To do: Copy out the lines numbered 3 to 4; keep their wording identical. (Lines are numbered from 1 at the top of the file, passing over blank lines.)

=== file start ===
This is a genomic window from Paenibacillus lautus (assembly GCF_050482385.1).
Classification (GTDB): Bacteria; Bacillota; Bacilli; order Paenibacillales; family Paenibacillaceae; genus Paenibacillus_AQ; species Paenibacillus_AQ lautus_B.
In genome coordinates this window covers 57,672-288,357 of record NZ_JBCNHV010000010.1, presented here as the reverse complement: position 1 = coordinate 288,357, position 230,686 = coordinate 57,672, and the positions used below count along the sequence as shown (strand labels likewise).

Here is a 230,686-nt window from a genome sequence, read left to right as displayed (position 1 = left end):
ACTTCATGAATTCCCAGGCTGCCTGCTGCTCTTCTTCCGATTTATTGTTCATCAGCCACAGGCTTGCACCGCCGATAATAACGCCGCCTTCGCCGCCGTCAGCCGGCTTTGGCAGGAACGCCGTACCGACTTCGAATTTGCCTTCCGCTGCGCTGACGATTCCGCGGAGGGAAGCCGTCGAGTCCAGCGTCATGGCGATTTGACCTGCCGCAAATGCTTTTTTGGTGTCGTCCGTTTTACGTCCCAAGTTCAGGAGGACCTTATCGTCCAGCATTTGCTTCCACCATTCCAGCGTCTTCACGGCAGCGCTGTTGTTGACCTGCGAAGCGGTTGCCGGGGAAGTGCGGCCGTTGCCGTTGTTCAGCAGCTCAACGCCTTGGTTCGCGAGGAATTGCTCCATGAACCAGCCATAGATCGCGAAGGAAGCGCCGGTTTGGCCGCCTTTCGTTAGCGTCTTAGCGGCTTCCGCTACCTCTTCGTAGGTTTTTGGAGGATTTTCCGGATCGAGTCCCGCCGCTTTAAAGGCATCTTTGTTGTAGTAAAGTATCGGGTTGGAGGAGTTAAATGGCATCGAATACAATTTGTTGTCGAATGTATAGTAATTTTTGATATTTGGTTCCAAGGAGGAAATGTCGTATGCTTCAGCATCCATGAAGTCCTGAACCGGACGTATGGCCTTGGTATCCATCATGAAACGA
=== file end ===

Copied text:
In genome coordinates this window covers 57,672-288,357 of record NZ_JBCNHV010000010.1, presented here as the reverse complement: position 1 = coordinate 288,357, position 230,686 = coordinate 57,672, and the positions used below count along the sequence as shown (strand labels likewise).

Here is a 230,686-nt window from a genome sequence, read left to right as displayed (position 1 = left end):